The balance of power shifted in the 1830s as thousands of Anglo American settlers arrived, completely dominating the southern half of the disputed region. Joint occupation ended with the signing of the Oregon Treaty in 1846, when Britain and the U.S. split the disputed region equally, along present borders, with the U.S. generally receiving lands south of the 49th parallel.
Settlement by pioneers
The Astor Expedition of 1810–1812, financed by American businessman John Jacob Astor, brought fur traders to the future site of Astoria by both land and sea. Fort Astoria was the first permanent white settlement in the region. Although the fort would remain under American control for only a short time, it would become a component of the United States' later claim on the region. A party returning east discovered the South Pass through the Rocky Mountains, which would become an important feature of the Oregon Trail.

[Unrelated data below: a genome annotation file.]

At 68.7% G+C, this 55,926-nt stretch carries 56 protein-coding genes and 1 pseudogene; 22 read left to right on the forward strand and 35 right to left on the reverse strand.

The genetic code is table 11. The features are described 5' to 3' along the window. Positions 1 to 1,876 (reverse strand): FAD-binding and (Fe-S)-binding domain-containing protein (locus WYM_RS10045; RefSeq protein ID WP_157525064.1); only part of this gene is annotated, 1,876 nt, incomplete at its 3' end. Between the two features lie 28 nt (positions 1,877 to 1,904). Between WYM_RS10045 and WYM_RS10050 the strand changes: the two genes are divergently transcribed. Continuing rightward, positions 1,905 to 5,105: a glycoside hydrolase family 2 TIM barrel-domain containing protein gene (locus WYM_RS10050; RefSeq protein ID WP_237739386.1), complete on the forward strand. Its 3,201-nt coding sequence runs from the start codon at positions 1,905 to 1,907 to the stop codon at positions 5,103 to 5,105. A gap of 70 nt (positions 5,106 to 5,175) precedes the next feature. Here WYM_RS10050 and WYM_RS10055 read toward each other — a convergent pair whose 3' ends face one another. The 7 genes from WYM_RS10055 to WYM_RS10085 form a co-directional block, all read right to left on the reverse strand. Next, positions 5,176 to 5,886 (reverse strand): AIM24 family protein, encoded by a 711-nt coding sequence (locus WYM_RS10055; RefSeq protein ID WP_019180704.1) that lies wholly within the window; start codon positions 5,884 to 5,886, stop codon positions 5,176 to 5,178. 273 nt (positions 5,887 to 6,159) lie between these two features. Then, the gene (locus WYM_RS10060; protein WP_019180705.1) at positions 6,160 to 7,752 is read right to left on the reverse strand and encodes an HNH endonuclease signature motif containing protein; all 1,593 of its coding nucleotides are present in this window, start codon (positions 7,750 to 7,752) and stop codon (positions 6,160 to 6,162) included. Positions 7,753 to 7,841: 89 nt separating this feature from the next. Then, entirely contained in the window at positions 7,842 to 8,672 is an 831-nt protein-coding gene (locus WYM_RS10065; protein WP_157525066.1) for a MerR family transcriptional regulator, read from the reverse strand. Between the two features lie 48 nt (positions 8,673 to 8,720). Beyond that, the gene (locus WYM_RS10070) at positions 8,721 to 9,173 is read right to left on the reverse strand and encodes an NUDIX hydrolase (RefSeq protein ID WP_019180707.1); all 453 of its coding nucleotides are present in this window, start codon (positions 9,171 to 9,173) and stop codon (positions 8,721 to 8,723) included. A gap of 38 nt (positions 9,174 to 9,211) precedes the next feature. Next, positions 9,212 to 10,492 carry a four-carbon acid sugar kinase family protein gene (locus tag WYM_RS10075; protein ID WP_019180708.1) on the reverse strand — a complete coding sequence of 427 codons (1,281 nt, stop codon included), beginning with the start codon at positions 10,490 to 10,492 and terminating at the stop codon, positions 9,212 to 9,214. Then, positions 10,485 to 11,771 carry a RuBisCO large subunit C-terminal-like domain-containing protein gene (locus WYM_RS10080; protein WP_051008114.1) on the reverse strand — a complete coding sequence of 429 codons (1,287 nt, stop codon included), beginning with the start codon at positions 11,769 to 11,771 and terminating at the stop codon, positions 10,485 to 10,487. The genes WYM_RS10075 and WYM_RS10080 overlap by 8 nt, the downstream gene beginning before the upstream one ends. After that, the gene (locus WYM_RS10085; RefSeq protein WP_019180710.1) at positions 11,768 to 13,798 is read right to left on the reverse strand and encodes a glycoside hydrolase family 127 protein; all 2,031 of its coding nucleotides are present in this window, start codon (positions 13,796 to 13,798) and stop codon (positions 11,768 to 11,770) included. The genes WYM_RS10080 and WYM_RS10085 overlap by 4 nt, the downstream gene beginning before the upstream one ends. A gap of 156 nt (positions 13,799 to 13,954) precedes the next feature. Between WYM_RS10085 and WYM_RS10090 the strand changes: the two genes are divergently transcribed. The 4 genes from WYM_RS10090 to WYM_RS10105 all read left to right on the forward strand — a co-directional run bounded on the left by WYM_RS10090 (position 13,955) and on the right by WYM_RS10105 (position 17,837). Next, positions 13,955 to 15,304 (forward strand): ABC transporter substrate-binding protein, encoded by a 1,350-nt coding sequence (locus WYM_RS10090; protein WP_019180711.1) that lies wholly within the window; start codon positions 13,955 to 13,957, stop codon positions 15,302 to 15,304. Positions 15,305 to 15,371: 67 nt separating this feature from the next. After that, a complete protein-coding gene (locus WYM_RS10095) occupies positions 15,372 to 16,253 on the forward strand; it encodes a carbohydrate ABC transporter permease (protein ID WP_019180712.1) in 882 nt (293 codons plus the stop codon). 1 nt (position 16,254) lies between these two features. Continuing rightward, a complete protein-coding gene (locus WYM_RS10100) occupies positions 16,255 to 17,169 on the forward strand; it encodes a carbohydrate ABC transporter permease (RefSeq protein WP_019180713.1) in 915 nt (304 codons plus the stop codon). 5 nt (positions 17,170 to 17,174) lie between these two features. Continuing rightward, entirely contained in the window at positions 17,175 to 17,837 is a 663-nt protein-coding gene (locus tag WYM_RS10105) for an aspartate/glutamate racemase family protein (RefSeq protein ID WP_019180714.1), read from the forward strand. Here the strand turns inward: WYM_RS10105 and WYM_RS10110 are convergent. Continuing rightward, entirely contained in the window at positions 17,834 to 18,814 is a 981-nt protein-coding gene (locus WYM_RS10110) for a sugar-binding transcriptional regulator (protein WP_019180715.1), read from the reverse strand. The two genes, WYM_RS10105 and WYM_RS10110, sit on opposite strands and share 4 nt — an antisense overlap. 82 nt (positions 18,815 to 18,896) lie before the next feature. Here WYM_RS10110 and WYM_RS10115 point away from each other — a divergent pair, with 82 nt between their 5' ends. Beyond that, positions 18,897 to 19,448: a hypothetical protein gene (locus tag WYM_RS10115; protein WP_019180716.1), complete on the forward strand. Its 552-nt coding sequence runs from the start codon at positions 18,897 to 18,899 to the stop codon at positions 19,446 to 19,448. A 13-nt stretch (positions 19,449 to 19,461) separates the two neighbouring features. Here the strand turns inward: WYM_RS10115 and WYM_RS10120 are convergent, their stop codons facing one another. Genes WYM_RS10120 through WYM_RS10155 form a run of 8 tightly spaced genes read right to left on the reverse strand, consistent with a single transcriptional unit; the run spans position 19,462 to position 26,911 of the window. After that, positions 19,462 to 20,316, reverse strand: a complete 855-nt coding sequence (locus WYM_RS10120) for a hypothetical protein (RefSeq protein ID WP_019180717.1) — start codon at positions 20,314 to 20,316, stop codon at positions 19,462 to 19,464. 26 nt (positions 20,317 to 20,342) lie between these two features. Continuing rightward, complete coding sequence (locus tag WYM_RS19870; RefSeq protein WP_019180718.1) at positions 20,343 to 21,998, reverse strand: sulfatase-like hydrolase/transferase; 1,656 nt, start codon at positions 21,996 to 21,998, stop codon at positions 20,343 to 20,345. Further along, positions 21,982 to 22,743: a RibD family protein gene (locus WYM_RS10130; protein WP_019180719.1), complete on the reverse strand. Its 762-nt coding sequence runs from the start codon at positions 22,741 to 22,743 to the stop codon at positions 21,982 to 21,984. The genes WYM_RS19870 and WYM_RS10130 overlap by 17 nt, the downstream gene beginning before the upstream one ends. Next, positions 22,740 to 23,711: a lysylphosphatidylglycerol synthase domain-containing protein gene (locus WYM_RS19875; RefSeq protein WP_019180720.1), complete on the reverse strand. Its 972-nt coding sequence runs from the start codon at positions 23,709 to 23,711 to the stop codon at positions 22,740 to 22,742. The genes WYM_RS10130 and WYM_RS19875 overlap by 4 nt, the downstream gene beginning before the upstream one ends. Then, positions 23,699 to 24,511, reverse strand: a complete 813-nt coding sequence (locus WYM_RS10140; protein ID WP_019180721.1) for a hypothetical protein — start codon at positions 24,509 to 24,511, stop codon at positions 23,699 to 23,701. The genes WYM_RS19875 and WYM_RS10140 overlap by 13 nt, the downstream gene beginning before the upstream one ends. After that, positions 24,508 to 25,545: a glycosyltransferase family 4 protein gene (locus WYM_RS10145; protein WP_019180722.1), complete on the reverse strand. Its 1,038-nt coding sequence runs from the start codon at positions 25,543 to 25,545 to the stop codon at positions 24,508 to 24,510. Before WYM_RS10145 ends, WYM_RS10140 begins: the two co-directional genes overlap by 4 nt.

At risk of being captured by the British during the War of 1812, Fort Astoria and all other Pacific Fur Company assets in the Oregon Country were sold to the Montreal-based North West Company in October 1813. The North West Company had already been expanding into the Pacific Northwest and dominated the region unchallenged from the 1813 acquisition of the Pacific Fur Company until 1821, when it was absorbed into the Hudson's Bay Company. During this time the North West Company put the Astorian scheme into practice, sending supplies by sea to the Columbia River and exporting furs directly to China. The Hudson's Bay Company expanded the system and during the 1820s and 1830s dominated the Pacific Northwest from its Columbia District headquarters at Fort Vancouver (built in 1825 by the District's Chief Factor John McLoughlin across the Columbia from present-day Portland). Although fur depletion and a crash in fur prices undermined the company in the early 1840s, it remained an important presence until the Oregon Treaty of 1846.